Microsoft Has Seen The Light. And It’s Not Silverlight.
Nearly a year ago, Microsoft pulled together a group of reporters for Bing Fall Release event. The highlight of the presentation was a demo showing off some nifty new features in Bing Maps. The problem? All of this stuff required Microsoft’s Silverlight browser plug-in to work. I berated the company for once again pushing users towards a more proprietary web. So today it’s time to laud them, as they seem to be backing away from that strategy.
During last week’s Professional Developers Conference (PDC), ZDNet’s Mary-Jo Foley asked Bob Muglia, Microsoft’s SVP of the Server and Tools Business, why the company failed to highlight Silverlight in a meaningful way this year. His answer was rather surprising.
“Silverlight is our development platform for Windows Phone,” he said. And while he said that the technology has some “sweet spots” for media applications (presumably like Netflix, which uses Silverlight on the web), its role as a vehicle for delivering a cross-platform runtime appears to be over. “Our strategy has shifted,” is how Muglia put it.
Instead, as they made clear during PDC, Microsoft is putting their weight behind HTML5 going forward. Hallelujah.
Microsoft’s new IE9 web browser (which is in public beta testing) will be a big part of this strategy. And presumably, a lot of the things that currently require Silverlight, like some of those nifty Bing Maps features, will move to HTML5 going forward. Again, that’s great news.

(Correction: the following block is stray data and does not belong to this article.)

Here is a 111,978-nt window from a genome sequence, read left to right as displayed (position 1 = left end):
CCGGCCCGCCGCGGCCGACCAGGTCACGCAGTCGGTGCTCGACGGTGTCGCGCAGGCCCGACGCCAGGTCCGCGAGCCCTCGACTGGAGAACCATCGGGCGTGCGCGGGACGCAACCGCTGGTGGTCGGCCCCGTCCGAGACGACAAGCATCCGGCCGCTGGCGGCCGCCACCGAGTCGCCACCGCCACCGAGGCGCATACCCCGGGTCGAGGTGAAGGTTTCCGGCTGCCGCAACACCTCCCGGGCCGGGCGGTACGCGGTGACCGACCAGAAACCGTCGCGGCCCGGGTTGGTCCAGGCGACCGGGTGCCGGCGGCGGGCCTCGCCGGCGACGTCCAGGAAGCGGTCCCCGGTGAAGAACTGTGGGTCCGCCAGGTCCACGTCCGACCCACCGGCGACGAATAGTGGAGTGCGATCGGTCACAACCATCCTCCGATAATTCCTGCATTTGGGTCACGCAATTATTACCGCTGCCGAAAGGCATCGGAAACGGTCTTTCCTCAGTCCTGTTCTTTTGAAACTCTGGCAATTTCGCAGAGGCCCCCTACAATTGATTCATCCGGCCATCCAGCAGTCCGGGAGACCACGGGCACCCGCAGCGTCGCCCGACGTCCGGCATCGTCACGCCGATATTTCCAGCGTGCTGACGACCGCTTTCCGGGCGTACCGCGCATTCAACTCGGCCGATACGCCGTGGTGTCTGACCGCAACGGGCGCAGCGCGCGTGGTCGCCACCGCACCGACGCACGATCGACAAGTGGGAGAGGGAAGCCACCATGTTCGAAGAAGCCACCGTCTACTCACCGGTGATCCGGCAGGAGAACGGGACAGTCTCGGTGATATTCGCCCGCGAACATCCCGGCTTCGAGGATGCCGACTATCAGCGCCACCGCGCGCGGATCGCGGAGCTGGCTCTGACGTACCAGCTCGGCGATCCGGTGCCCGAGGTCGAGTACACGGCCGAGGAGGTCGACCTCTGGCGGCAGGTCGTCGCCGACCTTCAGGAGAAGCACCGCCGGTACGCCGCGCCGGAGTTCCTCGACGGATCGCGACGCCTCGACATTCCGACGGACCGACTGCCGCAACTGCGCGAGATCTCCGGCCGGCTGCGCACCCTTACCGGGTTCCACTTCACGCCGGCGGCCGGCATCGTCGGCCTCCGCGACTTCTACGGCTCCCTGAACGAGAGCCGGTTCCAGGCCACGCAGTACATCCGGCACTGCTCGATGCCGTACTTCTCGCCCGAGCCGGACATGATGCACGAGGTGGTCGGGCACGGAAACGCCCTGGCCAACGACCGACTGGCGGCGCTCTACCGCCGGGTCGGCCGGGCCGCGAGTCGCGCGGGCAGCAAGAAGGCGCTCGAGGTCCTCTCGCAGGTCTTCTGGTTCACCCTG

So why is Microsoft doing this? It seems that Microsoft sees the writing on the wall. They likely know that’s it’s going to be much harder to make a dent in the new developer world order with Silverlight, which still has a relatively small market penetration and no penetration in mobile, than with HTML5, which is (or shortly will be) everywhere — including all of Apple’s devices.
“HTML is the only true cross platform solution for everything, including (Apple’s) iOS platform,” Muglia told Foley.
This is a very different tone than Muglia had just a year ago, when he and then Microsoft Chief Software Architect Ray Ozzie were out on the circuit drumming up support for Silverlight with hopes that it would become a new de-facto standard like Adobe’s Flash. It’s not clear if Ozzie’s imminent departure from the company has anything to do with this change of tone or vice versa.
Regardless, Silverlight will now be mainly known as the development platform for Windows Phone going forward. In other words, the way to make native apps for those devices. But for just about everything else, it will be HTML5 or bust. And that’s great news for all end users. It’s one less plug-in to download. And it’s another step towards a unified web.